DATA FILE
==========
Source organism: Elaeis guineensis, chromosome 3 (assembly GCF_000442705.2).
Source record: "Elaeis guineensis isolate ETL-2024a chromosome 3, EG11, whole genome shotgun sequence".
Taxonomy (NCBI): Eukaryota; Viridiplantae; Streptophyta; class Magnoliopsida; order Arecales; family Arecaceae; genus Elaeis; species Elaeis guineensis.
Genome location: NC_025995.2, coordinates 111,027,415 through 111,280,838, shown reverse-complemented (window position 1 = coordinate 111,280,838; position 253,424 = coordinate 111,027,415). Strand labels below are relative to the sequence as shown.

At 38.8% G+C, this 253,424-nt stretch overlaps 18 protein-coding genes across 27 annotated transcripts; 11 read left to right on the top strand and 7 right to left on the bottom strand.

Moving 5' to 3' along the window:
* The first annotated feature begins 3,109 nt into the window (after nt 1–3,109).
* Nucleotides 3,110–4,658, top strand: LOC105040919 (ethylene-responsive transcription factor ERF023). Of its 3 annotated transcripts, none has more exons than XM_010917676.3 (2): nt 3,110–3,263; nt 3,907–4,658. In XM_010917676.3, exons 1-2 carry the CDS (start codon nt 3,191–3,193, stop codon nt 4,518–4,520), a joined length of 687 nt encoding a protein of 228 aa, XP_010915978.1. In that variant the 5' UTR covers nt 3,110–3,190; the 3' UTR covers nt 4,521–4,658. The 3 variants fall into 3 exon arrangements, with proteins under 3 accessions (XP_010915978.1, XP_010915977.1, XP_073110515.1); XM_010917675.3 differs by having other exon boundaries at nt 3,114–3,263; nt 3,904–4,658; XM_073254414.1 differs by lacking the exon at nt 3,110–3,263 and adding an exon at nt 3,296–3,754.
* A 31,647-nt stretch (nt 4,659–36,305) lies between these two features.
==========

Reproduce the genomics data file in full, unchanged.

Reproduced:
Source organism: Elaeis guineensis, chromosome 3 (assembly GCF_000442705.2).
Source record: "Elaeis guineensis isolate ETL-2024a chromosome 3, EG11, whole genome shotgun sequence".
Taxonomy (NCBI): Eukaryota; Viridiplantae; Streptophyta; class Magnoliopsida; order Arecales; family Arecaceae; genus Elaeis; species Elaeis guineensis.
Genome location: NC_025995.2, coordinates 111,027,415 through 111,280,838, shown reverse-complemented (window position 1 = coordinate 111,280,838; position 253,424 = coordinate 111,027,415). Strand labels below are relative to the sequence as shown.

At 38.8% G+C, this 253,424-nt stretch overlaps 18 protein-coding genes across 27 annotated transcripts; 11 read left to right on the top strand and 7 right to left on the bottom strand.

Moving 5' to 3' along the window:
* The first annotated feature begins 3,109 nt into the window (after nt 1–3,109).
* Nucleotides 3,110–4,658, top strand: LOC105040919 (ethylene-responsive transcription factor ERF023). Of its 3 annotated transcripts, none has more exons than XM_010917676.3 (2): nt 3,110–3,263; nt 3,907–4,658. In XM_010917676.3, exons 1-2 carry the CDS (start codon nt 3,191–3,193, stop codon nt 4,518–4,520), a joined length of 687 nt encoding a protein of 228 aa, XP_010915978.1. In that variant the 5' UTR covers nt 3,110–3,190; the 3' UTR covers nt 4,521–4,658. The 3 variants fall into 3 exon arrangements, with proteins under 3 accessions (XP_010915978.1, XP_010915977.1, XP_073110515.1); XM_010917675.3 differs by having other exon boundaries at nt 3,114–3,263; nt 3,904–4,658; XM_073254414.1 differs by lacking the exon at nt 3,110–3,263 and adding an exon at nt 3,296–3,754.
* A 31,647-nt stretch (nt 4,659–36,305) lies between these two features.